Secondarily generalized tonic-clonic seizures

Introduction
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By Robert L Beach MD PhD and Rajdeep Singh MD

Secondarily generalized tonic-clonic seizures involve ictal discharges beginning in a restricted focus and spreading to involve bilateral motor outputs from the brain. Generalized tonic-clonic seizures can occur secondarily in idiopathic or symptomatic focal epilepsies and represent the final common pathway in the ictal progression of most seizure types. In this article, clinical features suggesting lateralization and diagnostic techniques to localize the focus are discussed, and management options are briefly covered.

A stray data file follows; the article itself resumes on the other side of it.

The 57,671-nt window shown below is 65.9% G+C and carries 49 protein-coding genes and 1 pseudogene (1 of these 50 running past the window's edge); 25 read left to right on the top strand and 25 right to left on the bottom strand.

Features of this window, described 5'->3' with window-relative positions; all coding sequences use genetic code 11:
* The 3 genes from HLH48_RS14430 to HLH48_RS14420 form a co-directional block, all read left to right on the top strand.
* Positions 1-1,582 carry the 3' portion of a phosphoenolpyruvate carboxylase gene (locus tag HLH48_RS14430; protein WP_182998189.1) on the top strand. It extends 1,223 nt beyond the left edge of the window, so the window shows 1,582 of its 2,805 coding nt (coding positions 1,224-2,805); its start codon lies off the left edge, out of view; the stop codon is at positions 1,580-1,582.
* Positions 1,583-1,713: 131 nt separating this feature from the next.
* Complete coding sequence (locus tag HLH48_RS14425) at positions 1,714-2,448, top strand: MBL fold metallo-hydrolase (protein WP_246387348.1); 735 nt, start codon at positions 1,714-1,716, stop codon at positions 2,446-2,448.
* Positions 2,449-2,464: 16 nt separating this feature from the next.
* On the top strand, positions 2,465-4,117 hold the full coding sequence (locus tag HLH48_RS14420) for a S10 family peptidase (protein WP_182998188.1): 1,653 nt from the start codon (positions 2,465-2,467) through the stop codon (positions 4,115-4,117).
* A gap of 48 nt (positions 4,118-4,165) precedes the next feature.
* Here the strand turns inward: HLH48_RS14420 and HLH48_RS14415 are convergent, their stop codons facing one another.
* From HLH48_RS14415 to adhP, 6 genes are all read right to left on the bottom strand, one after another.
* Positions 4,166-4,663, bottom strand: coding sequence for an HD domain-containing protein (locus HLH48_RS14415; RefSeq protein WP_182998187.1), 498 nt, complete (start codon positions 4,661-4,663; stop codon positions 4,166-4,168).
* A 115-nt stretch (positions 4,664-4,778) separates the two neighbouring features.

Key Points

  • Clinically appearing generalized seizures may represent activation of specific pathways, dependent on the location of the focus, and may not be truly generalized.
  • Cardiac arrhythmias and SUDEP are associated with intractable, secondarily generalized seizures.
  • Novel therapies such as responsive intracranial stimulation hold promise for achieving more optimal seizure control.

In This Article

Introduction
Historical note and nomenclature
Clinical manifestations
Localization
Pathophysiology
Differential diagnosis
Diagnostic workup
Syndromes and diseases in which the seizure type occurs
Prognosis and complications
Management
Outcomes
Special considerations
References cited
Contributors